Aims Seed dormancy and the soil seed bank are crucial to plant regeneration strategy, especially in semiarid ecosystems with unpredictable precipitation. The aim of this study was to investigate how seed dormancy is controlled by environmental factors and how it is correlated with the soil seed bank and regeneration of the perennial legume Oxytropis racemosa, a dominant perennial herb in Mu Us Sandland of semiarid China. Methods Germination and imbibition experiments on fresh intact and scarified seeds of O. racemosa were used to identify physical dormancy (PY) in seeds of this species. Soil seed bank dynamics, timing of seedling emergence and the fate of buried seeds in the natural habitat were investigated. Important Findings PY was broken by mechanical scarification or wet heat/ice water cycles but not solely by dry heat or wet heat treatment. The soil seed bank exhibited seasonal changes in the number of seeds, which was highest in September and lowest in July. Seeds buried at different sand depths gradually lost dormancy; 20-42% of the seeds remained dormant after 20 months of burial. Dormancy break occurs gradually throughout the year. Our results indicate that O. racemosa exhibits hardcoatedness heterogeneity that spreads germination of a seed cohort between seasons and years in the semiarid environment, where the amount of precipitation during the growing season is highly variable.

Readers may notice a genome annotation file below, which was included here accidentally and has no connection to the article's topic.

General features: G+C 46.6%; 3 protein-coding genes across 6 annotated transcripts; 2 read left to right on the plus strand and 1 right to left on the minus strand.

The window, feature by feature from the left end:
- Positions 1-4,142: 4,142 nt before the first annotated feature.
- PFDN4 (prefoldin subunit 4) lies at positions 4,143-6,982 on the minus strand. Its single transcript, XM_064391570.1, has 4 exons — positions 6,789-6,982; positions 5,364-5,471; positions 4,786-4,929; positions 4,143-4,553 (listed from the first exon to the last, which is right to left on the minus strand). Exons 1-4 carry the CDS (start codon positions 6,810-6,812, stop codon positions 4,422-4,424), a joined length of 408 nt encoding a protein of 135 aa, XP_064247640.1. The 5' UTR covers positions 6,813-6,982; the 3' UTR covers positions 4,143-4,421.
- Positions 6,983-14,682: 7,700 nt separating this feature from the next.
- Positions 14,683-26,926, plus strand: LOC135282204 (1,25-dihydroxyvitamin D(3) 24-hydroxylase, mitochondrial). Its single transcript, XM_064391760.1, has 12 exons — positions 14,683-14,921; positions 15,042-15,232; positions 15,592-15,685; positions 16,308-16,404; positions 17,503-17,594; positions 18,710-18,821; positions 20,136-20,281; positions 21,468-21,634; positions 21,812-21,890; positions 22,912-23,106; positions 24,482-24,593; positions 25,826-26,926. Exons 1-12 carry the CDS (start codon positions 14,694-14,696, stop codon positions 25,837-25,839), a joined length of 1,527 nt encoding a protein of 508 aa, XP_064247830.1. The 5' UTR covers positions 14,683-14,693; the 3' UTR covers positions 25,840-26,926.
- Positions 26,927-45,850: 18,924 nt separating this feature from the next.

|Number of pages||11|
|Journal||Journal of Plant Ecology|
|State||Published - May 23 2018|
Bibliographical noteFunding Information:
This research was supported by the Key Basic Research and Development Plan of P. R. China (2016YFC050080502) and the National Natural Science Foundation of P. R. China (31370705, 31570416). Conflict of interest statement. None declared.
© The Author(s) 2017. Published by Oxford University Press on behalf of the Institute of Botany, Chinese Academy of Sciences and the Botanical Society of China. All rights reserved.
- Oxytropis racemosa
- physical dormancy
- seedling emergence
- soil moisture
- soil seed bank
- soil temperature
- unpredictable rainfall
ASJC Scopus subject areas
- Ecology, Evolution, Behavior and Systematics
- Plant Science